Vol. 2 No. 1 (2019): Current Issue
Research Article

Evaluation of Tissue Response in Sites Sutured with Cyanoacrylate and Submitted to Low Power Laser Therapy: A Randomized Clinical Trial

Andrade EL
Dentistry section; Oral and Maxillofacial surgery department; Bahia School of Medicine and Public Health, Salvador, Bahia, Brazil
Zerbinati LPS
Dentistry section; Oral and Maxillofacial surgery department; Metropolitan Union of Education and Culture, Salvador, Bahia, Brazil
Oliveira MG
Dentistry section; Oral and Maxillofacial surgery department; Pontifical Catholic University of Rio Grande, Porto Alegre, Brazil
Published February 16, 2019
  • Wound healing,
  • Low-level light therapy,
  • Tissue repair


This study aimed to qualitatively evaluate the inflammatory response in sites sutured with nylon and 2-octyl cyanoacrylate and submitted to low-power laser therapy.
Background: 2-octyl cyanoacrylate acts as both a bonding agent for incisional wounds and a substitute for conventional suture methods after topical application, forming an occlusive layer that prevents the entry of any exogenous agent into the wound. Tissue reactions such as granuloma formation are cited in the literature as possible outcomes following 2-octyl cyanoacrylate use.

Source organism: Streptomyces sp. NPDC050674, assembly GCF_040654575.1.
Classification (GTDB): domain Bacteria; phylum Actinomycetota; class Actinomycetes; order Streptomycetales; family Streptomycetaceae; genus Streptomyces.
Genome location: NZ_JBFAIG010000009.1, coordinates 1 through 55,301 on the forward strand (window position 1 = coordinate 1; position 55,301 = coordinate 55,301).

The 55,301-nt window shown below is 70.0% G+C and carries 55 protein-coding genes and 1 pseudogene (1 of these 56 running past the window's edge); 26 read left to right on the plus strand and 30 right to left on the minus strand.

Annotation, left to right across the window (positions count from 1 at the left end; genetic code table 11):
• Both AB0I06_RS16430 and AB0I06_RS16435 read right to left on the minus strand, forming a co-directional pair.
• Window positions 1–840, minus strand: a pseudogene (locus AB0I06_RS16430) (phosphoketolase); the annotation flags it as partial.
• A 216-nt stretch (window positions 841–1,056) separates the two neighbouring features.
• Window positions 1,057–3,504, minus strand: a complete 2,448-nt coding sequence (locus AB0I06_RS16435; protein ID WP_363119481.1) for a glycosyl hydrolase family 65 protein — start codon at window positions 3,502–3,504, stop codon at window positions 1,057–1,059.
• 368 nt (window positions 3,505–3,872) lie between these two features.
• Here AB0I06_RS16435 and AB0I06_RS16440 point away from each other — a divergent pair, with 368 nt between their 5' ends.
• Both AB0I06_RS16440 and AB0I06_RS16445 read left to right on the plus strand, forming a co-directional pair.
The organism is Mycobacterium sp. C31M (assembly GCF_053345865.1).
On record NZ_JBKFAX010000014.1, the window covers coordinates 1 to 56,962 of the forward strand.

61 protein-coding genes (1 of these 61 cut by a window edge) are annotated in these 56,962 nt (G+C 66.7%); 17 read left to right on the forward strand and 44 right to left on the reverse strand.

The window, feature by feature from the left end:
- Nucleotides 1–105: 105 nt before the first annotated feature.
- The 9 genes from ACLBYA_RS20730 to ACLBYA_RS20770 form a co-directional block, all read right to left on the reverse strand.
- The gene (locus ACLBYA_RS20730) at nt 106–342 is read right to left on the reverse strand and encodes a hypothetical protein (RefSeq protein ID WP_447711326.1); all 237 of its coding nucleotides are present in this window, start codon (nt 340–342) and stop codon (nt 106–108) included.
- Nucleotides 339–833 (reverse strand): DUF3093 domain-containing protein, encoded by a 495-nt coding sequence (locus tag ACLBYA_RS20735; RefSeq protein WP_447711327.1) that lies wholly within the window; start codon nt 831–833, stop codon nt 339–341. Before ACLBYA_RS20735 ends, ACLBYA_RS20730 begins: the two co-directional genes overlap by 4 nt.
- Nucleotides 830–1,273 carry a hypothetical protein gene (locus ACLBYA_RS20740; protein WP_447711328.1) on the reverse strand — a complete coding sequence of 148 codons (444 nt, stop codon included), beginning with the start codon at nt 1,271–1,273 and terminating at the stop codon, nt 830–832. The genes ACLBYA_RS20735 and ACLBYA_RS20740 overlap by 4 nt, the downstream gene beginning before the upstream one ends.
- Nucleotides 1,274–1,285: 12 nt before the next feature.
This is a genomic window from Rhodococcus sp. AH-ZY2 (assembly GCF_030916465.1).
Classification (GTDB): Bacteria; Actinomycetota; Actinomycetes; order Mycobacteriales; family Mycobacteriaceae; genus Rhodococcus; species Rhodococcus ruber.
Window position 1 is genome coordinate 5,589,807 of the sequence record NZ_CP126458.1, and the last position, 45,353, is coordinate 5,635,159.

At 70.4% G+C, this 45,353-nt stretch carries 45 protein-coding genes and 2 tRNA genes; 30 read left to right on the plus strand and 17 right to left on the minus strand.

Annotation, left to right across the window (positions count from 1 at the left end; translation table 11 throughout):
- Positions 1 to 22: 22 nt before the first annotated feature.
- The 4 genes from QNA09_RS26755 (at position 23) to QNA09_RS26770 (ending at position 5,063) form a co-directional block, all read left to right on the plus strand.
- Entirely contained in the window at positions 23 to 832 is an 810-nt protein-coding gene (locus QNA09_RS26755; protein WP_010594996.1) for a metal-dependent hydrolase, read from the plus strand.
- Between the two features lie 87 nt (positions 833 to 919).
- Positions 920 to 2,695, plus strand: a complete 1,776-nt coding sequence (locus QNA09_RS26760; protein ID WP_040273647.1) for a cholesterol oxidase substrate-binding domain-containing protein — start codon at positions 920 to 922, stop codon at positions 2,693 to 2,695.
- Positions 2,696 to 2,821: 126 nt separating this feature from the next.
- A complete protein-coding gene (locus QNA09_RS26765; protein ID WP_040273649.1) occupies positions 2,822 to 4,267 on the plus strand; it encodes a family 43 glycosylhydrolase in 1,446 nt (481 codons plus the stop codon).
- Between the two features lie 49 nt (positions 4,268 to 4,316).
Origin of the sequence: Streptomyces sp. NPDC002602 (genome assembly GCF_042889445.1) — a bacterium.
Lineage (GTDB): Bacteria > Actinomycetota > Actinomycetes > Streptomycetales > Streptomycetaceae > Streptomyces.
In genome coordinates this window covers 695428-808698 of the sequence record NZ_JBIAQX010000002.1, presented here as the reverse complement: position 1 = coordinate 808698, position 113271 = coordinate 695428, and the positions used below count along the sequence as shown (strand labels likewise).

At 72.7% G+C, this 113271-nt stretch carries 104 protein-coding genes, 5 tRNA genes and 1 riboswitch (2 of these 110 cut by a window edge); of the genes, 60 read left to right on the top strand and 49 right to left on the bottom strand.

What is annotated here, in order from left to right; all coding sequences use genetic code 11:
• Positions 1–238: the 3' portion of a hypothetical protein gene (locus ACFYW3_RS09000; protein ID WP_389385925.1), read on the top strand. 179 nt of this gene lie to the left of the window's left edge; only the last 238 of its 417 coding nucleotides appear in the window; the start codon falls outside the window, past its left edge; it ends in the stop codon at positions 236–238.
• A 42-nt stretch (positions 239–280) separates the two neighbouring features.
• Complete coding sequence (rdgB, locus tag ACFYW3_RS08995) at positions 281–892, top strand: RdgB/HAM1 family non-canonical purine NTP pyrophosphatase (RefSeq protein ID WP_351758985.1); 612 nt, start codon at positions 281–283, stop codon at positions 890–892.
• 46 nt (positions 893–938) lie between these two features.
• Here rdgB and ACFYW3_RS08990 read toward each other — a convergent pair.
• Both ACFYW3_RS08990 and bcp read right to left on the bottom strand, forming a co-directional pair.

Methods: Thirty wistar rats, were randomized into groups of five, of which fifteen were sutured with 2-octyl cyanoacrylate and another fifteen with nylon thread. In the postoperative period, all the animals were submitted to low power laser therapy in a single centralised region, with light perpendicular to the surgical wound, applied every 48 hours via the ArGaAl laser, with a wavelength of 685nm, a dose of 4J/cm2 and power level of 35mW. All the animals were kept in separate cages, under similar conditions, and provided with water and ad libitum feed. Animals were euthanized at 1 day (D1), 3 days (D2) and 7 days (D3). Tissue samples were removed from the central region of the wound and the slides were stained with hematoxylin and eosin.
Results: Histological sections were analysed by evaluating inflammatory parameters and in accordance with a previously standardized scale. Similar inflammatory reactions were observed between sutured wounds with nylon and cyanoacrylate, with no statistically significant differences observed.
Conclusions: Results suggest that there is no difference in the association between 2-octyl cyanoacrylate and laser therapy and nylon sutures with and the same As-Ga-Al laser application dosage